Ruby -- For Science!

Ruby in Academia -- Why Not?
We were just discussing at Flatiron that Ruby was not a typical choice for scientific and academic projects that require programming. The instructors went back and forth a bit about why that might be the case and why Python seemed to be preferred by the majority of those needing numerical data computation.

I have always had a topical interest in numerical and scientific computing because, quite simply, it's damn interesting. I think it is wonderful the things we can do to manipulate and transform data so that we can draw meaningful conclusions from it. To then be able to be put in a position to help bridge the gap between those who write the programs and those who conduct the research is more potential for opportunity than I could ask for.

I just ran across Ruby & Science by Juanjo Bazán on Speaker Deck who was talking about the very same issue, and he seems to come to two main conclusions, one of which we figured out in class just the same:

  • Lack of great open source scientific libraries
  • Small academic user base

A quick note on speed: It's not an issue. Most projects that require speed will know that they require speed and will use a more suitable language like C. Anything in the realm of Python and other interpreted languages is fair game for Ruby to break into.

Let's talk a bit about the other two

Lack of Great Open Source Libraries
It isn't that there are no scientific libraries for Ruby, it's just that they need work. Juanjo mentions that there does exist SciRuby that aims to be what SciPy and NumPy have accomplished for Python, but it is still in very early stages and needs help from developers. We can be those developers! As a new Rubyist and community contributer, this is something that even I can possibly get involved in. Even if it is something simple like writing documentation or playing around with the library's nightly builds or giving feedback on ease of use.

Small Academic User Base
The first thing that comes to most researcher's minds when they hear scientific computation is Python. It is what their Computer Science colleagues showed them when they asked for help writing some code to crunch their numbers. As Juanjo put it, these are very smart people and they do have the ability to tweak programs that have been set up for them. Getting started is the hard part, which is where we as programmers come in.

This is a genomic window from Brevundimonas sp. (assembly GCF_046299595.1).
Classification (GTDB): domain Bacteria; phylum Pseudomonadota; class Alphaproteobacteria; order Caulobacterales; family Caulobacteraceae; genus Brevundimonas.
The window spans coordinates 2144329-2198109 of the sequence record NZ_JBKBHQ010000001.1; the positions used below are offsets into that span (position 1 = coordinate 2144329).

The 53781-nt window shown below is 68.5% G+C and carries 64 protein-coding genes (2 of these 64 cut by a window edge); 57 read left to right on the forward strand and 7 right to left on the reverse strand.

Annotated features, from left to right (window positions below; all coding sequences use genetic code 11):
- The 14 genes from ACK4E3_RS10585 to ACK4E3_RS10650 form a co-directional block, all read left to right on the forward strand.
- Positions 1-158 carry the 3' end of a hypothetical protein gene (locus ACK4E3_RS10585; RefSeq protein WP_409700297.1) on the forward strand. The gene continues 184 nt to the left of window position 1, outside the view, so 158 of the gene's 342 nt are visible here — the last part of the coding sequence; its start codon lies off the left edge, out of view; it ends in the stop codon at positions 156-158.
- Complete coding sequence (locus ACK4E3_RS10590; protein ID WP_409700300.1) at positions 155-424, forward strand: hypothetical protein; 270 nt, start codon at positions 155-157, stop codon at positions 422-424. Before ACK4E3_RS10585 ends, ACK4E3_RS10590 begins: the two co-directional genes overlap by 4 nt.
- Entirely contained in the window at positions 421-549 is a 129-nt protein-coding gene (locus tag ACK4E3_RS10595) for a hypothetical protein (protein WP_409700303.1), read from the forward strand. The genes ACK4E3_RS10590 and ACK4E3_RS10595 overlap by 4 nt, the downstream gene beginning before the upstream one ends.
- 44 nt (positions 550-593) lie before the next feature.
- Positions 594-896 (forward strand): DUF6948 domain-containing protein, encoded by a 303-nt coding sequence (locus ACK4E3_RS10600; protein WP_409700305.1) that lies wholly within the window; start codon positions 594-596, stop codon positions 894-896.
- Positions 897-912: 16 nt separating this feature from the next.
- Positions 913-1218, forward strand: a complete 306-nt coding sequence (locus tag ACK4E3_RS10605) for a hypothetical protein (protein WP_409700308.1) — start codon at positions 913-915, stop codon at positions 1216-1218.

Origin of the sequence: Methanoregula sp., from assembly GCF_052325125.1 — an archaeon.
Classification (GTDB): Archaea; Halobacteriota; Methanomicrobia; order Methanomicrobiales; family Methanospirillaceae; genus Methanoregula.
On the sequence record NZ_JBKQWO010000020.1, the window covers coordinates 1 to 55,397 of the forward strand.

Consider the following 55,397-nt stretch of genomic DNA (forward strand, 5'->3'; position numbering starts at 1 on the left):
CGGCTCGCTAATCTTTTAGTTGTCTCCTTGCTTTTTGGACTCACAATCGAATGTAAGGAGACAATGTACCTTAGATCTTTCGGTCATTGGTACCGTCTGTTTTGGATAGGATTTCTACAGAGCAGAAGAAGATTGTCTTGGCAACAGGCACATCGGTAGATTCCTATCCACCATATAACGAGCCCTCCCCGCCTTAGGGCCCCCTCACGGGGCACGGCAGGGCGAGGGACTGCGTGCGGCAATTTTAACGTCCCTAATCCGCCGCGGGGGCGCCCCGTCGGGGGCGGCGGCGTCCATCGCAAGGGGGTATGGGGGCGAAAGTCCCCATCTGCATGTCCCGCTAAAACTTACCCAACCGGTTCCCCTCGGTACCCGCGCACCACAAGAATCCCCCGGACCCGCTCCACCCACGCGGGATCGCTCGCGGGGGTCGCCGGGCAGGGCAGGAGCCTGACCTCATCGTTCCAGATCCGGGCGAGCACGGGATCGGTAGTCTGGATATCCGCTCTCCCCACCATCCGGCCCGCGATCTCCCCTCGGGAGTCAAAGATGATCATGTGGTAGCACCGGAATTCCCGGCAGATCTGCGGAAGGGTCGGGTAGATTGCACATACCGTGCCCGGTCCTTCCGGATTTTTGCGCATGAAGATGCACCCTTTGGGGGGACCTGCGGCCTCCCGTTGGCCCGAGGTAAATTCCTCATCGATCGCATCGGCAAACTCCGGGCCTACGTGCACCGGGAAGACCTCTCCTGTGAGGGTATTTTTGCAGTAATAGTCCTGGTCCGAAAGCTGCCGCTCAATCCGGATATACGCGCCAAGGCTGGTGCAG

We can volunteer our time as programmers to help create those academic projects. There is no shortage of research out there! Find a field that interests you and start hanging out in that department of your local college. Go to talks, introduce yourself, meet students and grad students and professors.

But, Why Ruby?
Juanjo argues that Ruby is the perfect choice for Academia for a few reasons. I am going to expand on a few of those points.

Great General Purpose Language
Ruby is famous for being the language behind Ruby on Rails, but that doesn't mean that Ruby is strictly for web applications. Since Rails propelled Ruby into the spotlight, developers have come from all over to contribute to the language, making it even more beautiful, elegant, and powerful than it was before.

Powerful and Beautiful Syntax
Ruby reads almost like a spoken language. Abstracting details of programming from the academic researchers who have to use them will make them happy. The amazing thing about Ruby is that this doesn't even take away from the expressiveness and power of the language.

Increase Happiness
For both academic user and programmer alike. Pushing into the scientific community serves to benefit us all. By giving researchers more expressive power, they want to use Ruby more. The more they want to use Ruby, the better Ruby will get. It's a kind of positive feedback loop. The better Ruby gets, the better academic research gets. The better research gets, the better the world gets.